How to Practise Lagom
The art of moderation covers everything from how many slices of cake you eat to how many hours a week you work. Lagom might be different for everyone, so be sure to adjust accordingly.
Lagom also requires a bit of discipline and self-restraint on your end, which makes it slightly different to the more wholesome and nicer wellbeing approaches that we have already discussed. But like we said, everything in moderation!
Think about your wardrobe – are there things in there that you don’t need? Are you finding that you are working too much and relaxing too little, or vice versa? Pay attention to aspects of your lifestyle that feel out of balance.
4) Friluftsliv (Norway)
Unsurprisingly, another wellbeing and lifestyle trend that has come out of the Scandinavian side of the world is the Norweigan concept of Friluftsliv (pronounced free-looft-sliv). Although it cannot be directly translated into English, in Norweigan it essentially means “free air life”.
It’s all about embracing nature and the outdoors for its healing properties. Friluftsliv can be related to biophilia, which is the idea that where humans have an innate connection to nature and other life forms.
Studies show that spending time outside is good for you, with being in close proximity to nature being shown to reduce blood pressure and provide benefits for your immune system. Maybe adding some more Friluftsliv into your life might not be such a bad idea after all.
How to Practise Friluftsliv
Go for a walk, have a picnic in the park, do some gardening, have a workout session – anything that gets you outdoors will help get you get one step closer to a Friluftsliv-rich lifestyle.
Adults typically require at least two hours and thirty minutes of moderate exercise every week, so Friluftsliv can help to promote a healthier lifestyle.
5) Umage (Denmark)
The Danes have coined another wellness word that can, with a bit of effort from your end (literally), improve the quality of your life in a number of ways.
Umage (pronounced oo-may) means to put “a bit more effort” into everything you do. Whilst the other wellness trends focus on performing certain kinds of activities, this concept is about finding time, which is arguably a lot more difficult.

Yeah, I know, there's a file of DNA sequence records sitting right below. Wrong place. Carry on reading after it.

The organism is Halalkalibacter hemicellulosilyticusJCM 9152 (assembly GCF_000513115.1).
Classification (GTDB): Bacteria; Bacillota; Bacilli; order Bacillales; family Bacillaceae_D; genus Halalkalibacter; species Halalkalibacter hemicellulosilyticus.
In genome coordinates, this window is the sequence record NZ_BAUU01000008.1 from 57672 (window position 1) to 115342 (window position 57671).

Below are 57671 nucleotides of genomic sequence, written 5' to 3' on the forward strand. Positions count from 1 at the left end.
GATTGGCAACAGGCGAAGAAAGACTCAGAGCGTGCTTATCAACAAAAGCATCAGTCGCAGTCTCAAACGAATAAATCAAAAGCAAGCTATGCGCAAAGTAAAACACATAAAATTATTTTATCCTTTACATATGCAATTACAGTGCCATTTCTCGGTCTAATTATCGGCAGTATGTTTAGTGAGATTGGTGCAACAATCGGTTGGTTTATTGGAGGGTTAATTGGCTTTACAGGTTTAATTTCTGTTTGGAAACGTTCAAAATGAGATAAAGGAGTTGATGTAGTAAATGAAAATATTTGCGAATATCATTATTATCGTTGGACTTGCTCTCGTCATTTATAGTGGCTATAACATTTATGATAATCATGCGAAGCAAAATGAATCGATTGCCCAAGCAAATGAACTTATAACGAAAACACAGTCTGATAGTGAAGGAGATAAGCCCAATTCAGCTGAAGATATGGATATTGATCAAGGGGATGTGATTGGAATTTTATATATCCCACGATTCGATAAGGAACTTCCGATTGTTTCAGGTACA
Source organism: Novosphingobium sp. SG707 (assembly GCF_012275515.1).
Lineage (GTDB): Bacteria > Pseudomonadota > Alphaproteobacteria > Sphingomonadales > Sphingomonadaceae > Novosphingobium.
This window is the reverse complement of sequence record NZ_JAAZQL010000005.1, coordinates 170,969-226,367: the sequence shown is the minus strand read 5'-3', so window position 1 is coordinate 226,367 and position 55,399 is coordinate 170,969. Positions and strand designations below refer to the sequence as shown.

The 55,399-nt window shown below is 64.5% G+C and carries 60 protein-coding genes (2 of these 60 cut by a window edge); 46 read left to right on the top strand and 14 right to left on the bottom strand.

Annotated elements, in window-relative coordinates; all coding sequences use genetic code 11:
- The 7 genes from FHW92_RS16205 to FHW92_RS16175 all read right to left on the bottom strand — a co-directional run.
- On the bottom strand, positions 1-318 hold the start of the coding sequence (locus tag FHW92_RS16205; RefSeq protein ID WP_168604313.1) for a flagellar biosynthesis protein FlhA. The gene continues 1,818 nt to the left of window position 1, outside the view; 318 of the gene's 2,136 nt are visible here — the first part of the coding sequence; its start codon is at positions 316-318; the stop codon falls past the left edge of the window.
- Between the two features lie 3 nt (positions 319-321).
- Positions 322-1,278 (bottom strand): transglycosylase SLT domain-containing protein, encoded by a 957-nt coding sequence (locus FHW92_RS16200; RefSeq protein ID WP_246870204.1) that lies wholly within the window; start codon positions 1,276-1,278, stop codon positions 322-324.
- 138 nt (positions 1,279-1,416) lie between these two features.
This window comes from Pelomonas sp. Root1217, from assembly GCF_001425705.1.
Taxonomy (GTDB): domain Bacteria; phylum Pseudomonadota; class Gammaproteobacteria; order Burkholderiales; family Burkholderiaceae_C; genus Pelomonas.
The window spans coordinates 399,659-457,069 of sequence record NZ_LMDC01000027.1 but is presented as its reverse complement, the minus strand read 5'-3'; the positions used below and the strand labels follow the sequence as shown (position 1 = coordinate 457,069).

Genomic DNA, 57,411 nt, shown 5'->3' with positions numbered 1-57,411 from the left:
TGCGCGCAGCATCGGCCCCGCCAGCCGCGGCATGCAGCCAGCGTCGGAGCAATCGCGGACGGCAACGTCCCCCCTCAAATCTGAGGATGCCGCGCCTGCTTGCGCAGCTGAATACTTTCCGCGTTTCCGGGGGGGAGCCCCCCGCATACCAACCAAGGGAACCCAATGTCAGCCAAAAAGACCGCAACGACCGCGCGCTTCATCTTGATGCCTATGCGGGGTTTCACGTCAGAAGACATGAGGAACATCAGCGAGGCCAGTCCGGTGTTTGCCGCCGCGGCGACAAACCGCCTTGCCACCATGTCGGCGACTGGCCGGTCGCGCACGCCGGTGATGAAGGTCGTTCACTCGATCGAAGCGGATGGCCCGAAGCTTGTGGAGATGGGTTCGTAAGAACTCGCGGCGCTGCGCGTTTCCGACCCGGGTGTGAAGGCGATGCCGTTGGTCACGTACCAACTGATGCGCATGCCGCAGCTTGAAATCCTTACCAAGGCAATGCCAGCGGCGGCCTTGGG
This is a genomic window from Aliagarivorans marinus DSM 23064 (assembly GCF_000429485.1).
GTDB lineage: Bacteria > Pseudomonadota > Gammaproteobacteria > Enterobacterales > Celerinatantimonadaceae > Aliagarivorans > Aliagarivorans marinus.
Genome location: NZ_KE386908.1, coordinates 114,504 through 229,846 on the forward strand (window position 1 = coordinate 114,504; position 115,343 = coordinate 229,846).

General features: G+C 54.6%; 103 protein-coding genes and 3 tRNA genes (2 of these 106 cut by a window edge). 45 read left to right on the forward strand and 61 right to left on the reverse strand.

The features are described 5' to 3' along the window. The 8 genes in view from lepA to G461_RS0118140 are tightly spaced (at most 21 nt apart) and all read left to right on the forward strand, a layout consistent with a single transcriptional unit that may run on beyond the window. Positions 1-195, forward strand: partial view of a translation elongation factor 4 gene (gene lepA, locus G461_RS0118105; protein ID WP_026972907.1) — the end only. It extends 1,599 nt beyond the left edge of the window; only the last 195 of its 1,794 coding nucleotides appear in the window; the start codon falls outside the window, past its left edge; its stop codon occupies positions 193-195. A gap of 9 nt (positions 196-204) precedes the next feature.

It simply means giving more care and time to make those activities actually happen. For example, you can’t find time to practise Friluftsliv if you haven’t cracked the art of umage. This makes umage is really a principle that all wellbeing concepts should begin with.
How to Practise Umage
We’ve all been guilty of leaving our rooms or desks messy, or have put off sorting out the chipped paint job on your walls. Putting the effort into assigning time for tasks you’ve swept under the rug can make you feel better once you’ve crossed them off your to-do list.
So, the only thing you have to do to achieve some umage in your life is to make time!
Chances are, letting things pile up on your to-do list are just adding unnecessary stress to your life, so even setting aside a few minutes every day or so can go a long way. Things like making time to do some meal prep for the week ahead on a Sunday night, waking up a little earlier on the weekend to do the cleaning can make all the difference.
6) Gezellig (Netherlands)
Another lifestyle concept that hails from The Netherlands, Gezellig is the Dutch take on Hygge, but is so much more than being cosy. It means creating an atmosphere which allows for flourishing and goodness to happen, and stems from the word ‘gezel’, which means companion.
More specifically, this untranslatable word is a concept in Dutch culture is used “when you are in a nice group of people in a fun/good place”, according to a native Dutch speaker in the DoesNotTranslate Reddit group.
How to Practise Gezellig
This can connote time spent with family and friends, and centres itself around cosiness found through companionship. Invite people around for dinner, watch a bonfire – anything that promotes cosiness with togetherness is a sure fire way of giving your life more of the Gezellig factor.